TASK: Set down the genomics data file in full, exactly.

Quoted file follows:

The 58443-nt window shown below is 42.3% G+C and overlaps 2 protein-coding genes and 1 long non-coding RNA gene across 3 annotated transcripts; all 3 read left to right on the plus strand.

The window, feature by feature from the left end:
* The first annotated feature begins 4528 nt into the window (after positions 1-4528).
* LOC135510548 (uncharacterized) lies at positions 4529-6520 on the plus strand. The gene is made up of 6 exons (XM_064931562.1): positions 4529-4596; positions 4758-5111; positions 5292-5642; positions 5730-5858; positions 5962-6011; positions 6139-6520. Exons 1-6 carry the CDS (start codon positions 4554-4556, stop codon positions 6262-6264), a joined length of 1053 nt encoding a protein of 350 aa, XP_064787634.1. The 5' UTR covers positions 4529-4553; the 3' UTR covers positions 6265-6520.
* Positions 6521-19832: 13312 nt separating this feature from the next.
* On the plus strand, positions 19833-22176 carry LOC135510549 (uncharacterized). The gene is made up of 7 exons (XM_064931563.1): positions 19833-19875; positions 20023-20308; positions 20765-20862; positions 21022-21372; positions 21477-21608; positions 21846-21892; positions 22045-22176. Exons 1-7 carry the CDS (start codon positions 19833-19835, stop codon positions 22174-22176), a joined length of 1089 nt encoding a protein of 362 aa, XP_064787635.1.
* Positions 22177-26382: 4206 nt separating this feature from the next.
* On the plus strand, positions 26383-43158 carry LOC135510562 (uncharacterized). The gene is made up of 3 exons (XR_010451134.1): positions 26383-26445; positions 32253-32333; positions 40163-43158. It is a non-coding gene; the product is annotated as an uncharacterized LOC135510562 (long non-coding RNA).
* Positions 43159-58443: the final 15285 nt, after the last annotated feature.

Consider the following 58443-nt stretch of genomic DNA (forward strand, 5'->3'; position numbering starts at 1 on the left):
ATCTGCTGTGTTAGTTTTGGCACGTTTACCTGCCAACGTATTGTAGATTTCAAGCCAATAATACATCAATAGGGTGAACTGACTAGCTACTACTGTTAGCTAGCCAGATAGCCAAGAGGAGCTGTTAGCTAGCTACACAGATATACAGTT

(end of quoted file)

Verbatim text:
The 58443-nt window shown below is 42.3% G+C and overlaps 2 protein-coding genes and 1 long non-coding RNA gene across 3 annotated transcripts; all 3 read left to right on the plus strand.

The window, feature by feature from the left end:
* The first annotated feature begins 4528 nt into the window (after positions 1-4528).
* LOC135510548 (uncharacterized) lies at positions 4529-6520 on the plus strand. The gene is made up of 6 exons (XM_064931562.1): positions 4529-4596; positions 4758-5111; positions 5292-5642; positions 5730-5858; positions 5962-6011; positions 6139-6520. Exons 1-6 carry the CDS (start codon positions 4554-4556, stop codon positions 6262-6264), a joined length of 1053 nt encoding a protein of 350 aa, XP_064787634.1. The 5' UTR covers positions 4529-4553; the 3' UTR covers positions 6265-6520.
* Positions 6521-19832: 13312 nt separating this feature from the next.
* On the plus strand, positions 19833-22176 carry LOC135510549 (uncharacterized). The gene is made up of 7 exons (XM_064931563.1): positions 19833-19875; positions 20023-20308; positions 20765-20862; positions 21022-21372; positions 21477-21608; positions 21846-21892; positions 22045-22176. Exons 1-7 carry the CDS (start codon positions 19833-19835, stop codon positions 22174-22176), a joined length of 1089 nt encoding a protein of 362 aa, XP_064787635.1.
* Positions 22177-26382: 4206 nt separating this feature from the next.
* On the plus strand, positions 26383-43158 carry LOC135510562 (uncharacterized). The gene is made up of 3 exons (XR_010451134.1): positions 26383-26445; positions 32253-32333; positions 40163-43158. It is a non-coding gene; the product is annotated as an uncharacterized LOC135510562 (long non-coding RNA).
* Positions 43159-58443: the final 15285 nt, after the last annotated feature.

Consider the following 58443-nt stretch of genomic DNA (forward strand, 5'->3'; position numbering starts at 1 on the left):
ATCTGCTGTGTTAGTTTTGGCACGTTTACCTGCCAACGTATTGTAGATTTCAAGCCAATAATACATCAATAGGGTGAACTGACTAGCTACTACTGTTAGCTAGCCAGATAGCCAAGAGGAGCTGTTAGCTAGCTACACAGATATACAGTT